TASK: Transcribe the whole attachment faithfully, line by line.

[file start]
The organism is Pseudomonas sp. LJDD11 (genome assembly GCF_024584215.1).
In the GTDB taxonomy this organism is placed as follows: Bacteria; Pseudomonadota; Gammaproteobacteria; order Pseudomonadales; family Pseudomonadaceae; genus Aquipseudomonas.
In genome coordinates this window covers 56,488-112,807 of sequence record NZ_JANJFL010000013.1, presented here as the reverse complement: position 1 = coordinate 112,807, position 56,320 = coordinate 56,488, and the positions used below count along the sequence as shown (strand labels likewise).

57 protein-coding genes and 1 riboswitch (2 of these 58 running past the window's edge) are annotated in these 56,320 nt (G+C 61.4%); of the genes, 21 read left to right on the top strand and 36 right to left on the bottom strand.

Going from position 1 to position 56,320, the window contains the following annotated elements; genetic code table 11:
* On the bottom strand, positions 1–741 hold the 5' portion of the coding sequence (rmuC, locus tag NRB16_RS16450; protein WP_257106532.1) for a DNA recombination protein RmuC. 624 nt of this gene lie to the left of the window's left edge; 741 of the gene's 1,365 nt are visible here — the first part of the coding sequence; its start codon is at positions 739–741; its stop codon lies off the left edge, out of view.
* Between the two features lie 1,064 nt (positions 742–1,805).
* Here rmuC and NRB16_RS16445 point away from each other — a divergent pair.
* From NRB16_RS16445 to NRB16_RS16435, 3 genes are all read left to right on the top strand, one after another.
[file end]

The organism is Pseudomonas sp. LJDD11 (genome assembly GCF_024584215.1).
In the GTDB taxonomy this organism is placed as follows: Bacteria; Pseudomonadota; Gammaproteobacteria; order Pseudomonadales; family Pseudomonadaceae; genus Aquipseudomonas.
In genome coordinates this window covers 56,488-112,807 of sequence record NZ_JANJFL010000013.1, presented here as the reverse complement: position 1 = coordinate 112,807, position 56,320 = coordinate 56,488, and the positions used below count along the sequence as shown (strand labels likewise).

57 protein-coding genes and 1 riboswitch (2 of these 58 running past the window's edge) are annotated in these 56,320 nt (G+C 61.4%); of the genes, 21 read left to right on the top strand and 36 right to left on the bottom strand.

Going from position 1 to position 56,320, the window contains the following annotated elements; genetic code table 11:
* On the bottom strand, positions 1–741 hold the 5' portion of the coding sequence (rmuC, locus tag NRB16_RS16450; protein WP_257106532.1) for a DNA recombination protein RmuC. 624 nt of this gene lie to the left of the window's left edge; 741 of the gene's 1,365 nt are visible here — the first part of the coding sequence; its start codon is at positions 739–741; its stop codon lies off the left edge, out of view.
* Between the two features lie 1,064 nt (positions 742–1,805).
* Here rmuC and NRB16_RS16445 point away from each other — a divergent pair.
* From NRB16_RS16445 to NRB16_RS16435, 3 genes are all read left to right on the top strand, one after another.